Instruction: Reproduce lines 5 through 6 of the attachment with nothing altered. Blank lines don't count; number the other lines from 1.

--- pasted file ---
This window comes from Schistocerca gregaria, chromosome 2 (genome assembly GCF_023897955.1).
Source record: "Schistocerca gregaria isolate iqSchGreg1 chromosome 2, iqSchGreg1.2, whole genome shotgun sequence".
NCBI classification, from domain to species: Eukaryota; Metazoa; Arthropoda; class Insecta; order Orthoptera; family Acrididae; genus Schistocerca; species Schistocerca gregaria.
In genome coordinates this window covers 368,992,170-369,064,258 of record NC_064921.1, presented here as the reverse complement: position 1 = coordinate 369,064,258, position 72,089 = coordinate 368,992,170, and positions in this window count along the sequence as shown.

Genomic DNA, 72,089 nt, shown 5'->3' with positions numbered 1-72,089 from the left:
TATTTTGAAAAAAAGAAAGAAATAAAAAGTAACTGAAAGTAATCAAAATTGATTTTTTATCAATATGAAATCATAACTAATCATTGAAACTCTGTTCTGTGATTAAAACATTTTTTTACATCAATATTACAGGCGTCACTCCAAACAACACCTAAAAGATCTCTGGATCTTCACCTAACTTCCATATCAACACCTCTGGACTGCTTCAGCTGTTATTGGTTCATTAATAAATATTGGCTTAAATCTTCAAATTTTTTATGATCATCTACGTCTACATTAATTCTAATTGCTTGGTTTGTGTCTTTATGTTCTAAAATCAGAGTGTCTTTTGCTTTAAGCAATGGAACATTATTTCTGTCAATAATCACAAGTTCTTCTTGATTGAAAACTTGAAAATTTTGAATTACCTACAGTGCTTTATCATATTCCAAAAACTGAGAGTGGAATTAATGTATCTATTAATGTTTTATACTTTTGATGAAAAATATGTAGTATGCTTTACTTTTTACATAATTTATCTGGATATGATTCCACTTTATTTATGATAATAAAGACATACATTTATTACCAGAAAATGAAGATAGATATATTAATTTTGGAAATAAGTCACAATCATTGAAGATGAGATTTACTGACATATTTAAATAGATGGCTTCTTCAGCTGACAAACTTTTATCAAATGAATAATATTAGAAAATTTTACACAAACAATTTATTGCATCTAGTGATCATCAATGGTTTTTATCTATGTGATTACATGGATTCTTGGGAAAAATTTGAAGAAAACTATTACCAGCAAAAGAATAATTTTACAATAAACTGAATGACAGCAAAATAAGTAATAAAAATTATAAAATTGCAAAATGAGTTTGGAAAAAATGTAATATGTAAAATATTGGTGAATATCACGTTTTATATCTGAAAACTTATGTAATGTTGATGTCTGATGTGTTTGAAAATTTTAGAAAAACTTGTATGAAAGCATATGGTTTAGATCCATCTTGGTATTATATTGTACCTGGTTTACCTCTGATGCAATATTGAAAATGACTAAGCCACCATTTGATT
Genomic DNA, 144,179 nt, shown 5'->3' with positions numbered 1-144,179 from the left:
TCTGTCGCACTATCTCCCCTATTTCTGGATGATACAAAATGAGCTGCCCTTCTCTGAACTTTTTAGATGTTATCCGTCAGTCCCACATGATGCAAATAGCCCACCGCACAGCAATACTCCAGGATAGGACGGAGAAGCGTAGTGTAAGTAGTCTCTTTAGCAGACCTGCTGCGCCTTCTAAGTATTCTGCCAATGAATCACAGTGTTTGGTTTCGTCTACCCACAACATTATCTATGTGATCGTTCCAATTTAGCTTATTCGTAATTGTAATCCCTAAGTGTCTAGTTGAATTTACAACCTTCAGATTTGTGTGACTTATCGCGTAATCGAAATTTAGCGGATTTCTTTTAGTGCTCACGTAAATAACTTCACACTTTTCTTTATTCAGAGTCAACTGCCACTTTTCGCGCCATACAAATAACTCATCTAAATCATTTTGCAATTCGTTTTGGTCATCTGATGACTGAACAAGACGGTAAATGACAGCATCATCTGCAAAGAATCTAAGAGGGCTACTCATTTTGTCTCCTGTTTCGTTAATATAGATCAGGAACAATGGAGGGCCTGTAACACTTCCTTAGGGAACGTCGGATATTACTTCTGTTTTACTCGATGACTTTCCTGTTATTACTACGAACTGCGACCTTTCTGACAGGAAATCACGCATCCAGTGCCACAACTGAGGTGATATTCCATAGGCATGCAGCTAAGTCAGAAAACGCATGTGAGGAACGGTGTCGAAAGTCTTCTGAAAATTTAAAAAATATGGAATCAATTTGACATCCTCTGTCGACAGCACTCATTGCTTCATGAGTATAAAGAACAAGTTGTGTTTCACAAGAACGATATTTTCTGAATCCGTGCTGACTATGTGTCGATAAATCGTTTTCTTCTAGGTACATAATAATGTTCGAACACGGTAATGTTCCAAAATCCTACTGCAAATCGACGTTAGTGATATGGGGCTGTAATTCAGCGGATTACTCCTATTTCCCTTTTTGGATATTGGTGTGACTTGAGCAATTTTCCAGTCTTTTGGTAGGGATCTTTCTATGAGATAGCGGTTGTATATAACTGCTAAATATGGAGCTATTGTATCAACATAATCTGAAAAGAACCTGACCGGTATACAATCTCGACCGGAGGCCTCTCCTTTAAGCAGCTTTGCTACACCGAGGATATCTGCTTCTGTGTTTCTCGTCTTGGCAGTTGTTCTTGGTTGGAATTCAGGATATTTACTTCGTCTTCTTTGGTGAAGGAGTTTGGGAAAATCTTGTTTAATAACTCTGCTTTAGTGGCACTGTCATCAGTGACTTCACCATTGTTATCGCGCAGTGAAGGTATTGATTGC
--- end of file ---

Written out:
Genomic DNA, 72,089 nt, shown 5'->3' with positions numbered 1-72,089 from the left:
TATTTTGAAAAAAAGAAAGAAATAAAAAGTAACTGAAAGTAATCAAAATTGATTTTTTATCAATATGAAATCATAACTAATCATTGAAACTCTGTTCTGTGATTAAAACATTTTTTTACATCAATATTACAGGCGTCACTCCAAACAACACCTAAAAGATCTCTGGATCTTCACCTAACTTCCATATCAACACCTCTGGACTGCTTCAGCTGTTATTGGTTCATTAATAAATATTGGCTTAAATCTTCAAATTTTTTATGATCATCTACGTCTACATTAATTCTAATTGCTTGGTTTGTGTCTTTATGTTCTAAAATCAGAGTGTCTTTTGCTTTAAGCAATGGAACATTATTTCTGTCAATAATCACAAGTTCTTCTTGATTGAAAACTTGAAAATTTTGAATTACCTACAGTGCTTTATCATATTCCAAAAACTGAGAGTGGAATTAATGTATCTATTAATGTTTTATACTTTTGATGAAAAATATGTAGTATGCTTTACTTTTTACATAATTTATCTGGATATGATTCCACTTTATTTATGATAATAAAGACATACATTTATTACCAGAAAATGAAGATAGATATATTAATTTTGGAAATAAGTCACAATCATTGAAGATGAGATTTACTGACATATTTAAATAGATGGCTTCTTCAGCTGACAAACTTTTATCAAATGAATAATATTAGAAAATTTTACACAAACAATTTATTGCATCTAGTGATCATCAATGGTTTTTATCTATGTGATTACATGGATTCTTGGGAAAAATTTGAAGAAAACTATTACCAGCAAAAGAATAATTTTACAATAAACTGAATGACAGCAAAATAAGTAATAAAAATTATAAAATTGCAAAATGAGTTTGGAAAAAATGTAATATGTAAAATATTGGTGAATATCACGTTTTATATCTGAAAACTTATGTAATGTTGATGTCTGATGTGTTTGAAAATTTTAGAAAAACTTGTATGAAAGCATATGGTTTAGATCCATCTTGGTATTATATTGTACCTGGTTTACCTCTGATGCAATATTGAAAATGACTAAGCCACCATTTGATT